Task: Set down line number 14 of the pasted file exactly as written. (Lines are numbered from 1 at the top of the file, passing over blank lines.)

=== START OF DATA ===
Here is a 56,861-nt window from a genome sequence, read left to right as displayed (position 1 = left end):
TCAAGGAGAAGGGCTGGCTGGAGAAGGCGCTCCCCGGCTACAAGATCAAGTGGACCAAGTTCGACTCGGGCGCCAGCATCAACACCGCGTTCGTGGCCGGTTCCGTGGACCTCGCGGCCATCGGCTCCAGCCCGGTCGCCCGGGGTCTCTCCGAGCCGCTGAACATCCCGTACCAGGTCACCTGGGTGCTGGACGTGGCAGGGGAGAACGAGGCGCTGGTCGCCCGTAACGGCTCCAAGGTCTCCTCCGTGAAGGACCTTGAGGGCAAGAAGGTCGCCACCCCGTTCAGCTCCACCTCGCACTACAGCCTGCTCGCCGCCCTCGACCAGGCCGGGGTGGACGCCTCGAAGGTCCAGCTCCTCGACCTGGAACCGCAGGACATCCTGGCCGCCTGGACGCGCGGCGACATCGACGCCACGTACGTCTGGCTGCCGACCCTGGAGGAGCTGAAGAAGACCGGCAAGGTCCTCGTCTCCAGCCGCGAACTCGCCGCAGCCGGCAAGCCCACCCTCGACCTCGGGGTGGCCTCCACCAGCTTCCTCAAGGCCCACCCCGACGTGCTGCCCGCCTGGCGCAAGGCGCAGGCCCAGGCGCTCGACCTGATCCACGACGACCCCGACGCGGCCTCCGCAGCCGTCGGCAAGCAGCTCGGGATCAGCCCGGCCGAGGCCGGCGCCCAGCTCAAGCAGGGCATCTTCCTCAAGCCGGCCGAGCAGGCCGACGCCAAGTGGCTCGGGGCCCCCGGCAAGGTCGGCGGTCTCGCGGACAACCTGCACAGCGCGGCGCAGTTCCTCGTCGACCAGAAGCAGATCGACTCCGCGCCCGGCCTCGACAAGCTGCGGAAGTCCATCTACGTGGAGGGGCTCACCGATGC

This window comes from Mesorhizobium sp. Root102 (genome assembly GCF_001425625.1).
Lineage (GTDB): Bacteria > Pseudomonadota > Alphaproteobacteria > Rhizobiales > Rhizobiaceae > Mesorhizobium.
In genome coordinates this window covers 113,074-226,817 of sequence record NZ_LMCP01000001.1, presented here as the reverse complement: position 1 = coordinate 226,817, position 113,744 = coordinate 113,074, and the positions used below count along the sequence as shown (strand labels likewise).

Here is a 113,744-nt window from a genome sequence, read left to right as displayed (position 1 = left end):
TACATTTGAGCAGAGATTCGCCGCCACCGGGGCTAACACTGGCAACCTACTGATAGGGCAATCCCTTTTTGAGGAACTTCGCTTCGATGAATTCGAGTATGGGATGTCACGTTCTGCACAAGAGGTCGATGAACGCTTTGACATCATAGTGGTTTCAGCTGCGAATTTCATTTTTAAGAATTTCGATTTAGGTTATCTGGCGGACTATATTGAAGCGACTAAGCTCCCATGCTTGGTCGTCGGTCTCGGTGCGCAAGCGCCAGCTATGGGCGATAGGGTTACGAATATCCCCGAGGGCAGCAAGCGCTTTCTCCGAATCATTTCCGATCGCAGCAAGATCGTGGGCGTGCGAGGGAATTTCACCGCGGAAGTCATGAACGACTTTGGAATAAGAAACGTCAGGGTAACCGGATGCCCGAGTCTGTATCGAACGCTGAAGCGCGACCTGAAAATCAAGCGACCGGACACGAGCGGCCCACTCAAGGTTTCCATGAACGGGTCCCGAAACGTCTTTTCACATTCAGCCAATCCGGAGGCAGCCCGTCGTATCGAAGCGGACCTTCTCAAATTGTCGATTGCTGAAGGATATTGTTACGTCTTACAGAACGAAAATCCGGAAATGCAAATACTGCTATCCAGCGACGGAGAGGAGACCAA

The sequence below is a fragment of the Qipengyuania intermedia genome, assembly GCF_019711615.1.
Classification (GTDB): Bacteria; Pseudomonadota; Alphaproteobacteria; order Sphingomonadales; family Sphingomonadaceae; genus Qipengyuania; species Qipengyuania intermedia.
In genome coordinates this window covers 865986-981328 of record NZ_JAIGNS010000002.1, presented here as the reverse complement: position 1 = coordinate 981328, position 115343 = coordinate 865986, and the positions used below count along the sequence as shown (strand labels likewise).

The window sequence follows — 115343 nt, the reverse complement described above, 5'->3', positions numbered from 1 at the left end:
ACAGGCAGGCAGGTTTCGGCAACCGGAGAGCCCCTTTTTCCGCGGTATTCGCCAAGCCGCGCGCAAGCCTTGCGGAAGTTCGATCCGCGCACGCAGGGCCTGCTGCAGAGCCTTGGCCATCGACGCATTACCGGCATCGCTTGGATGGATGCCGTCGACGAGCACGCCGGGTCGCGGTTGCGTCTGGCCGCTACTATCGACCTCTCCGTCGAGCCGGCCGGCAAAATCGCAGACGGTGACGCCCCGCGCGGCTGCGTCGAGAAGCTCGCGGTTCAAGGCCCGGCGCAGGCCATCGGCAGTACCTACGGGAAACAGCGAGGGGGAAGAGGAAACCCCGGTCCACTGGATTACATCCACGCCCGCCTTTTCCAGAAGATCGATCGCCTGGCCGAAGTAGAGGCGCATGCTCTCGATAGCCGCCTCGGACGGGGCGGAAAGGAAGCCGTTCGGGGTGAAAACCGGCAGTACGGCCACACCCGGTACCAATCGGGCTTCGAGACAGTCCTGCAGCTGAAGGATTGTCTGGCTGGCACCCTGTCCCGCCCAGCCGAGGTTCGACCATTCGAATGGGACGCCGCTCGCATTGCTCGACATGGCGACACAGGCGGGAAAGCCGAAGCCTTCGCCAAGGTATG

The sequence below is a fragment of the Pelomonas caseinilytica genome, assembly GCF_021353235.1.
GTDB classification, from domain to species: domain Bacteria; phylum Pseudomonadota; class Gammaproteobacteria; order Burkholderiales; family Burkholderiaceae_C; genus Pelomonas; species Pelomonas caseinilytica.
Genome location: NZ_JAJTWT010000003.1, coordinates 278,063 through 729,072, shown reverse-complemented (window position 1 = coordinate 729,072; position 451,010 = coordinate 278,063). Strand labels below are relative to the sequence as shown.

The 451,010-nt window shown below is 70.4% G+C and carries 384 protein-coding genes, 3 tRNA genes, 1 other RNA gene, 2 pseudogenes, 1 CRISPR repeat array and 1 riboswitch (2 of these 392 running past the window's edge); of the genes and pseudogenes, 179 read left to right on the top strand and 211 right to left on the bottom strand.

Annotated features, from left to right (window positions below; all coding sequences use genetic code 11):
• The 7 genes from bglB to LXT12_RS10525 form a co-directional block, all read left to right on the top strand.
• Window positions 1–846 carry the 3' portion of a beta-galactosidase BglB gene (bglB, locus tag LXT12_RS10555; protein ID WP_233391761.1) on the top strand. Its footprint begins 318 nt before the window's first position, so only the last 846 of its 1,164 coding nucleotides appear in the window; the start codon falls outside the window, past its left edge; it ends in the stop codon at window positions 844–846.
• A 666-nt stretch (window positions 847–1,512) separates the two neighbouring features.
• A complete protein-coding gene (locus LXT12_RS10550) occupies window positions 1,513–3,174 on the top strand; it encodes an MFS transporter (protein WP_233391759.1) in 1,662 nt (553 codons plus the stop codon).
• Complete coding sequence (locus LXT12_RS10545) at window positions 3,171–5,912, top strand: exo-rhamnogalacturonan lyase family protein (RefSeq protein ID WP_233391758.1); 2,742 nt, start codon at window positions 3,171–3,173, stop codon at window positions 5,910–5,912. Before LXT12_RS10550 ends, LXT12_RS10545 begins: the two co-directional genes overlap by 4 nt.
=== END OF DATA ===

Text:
GTDB classification, from domain to species: domain Bacteria; phylum Pseudomonadota; class Gammaproteobacteria; order Burkholderiales; family Burkholderiaceae_C; genus Pelomonas; species Pelomonas caseinilytica.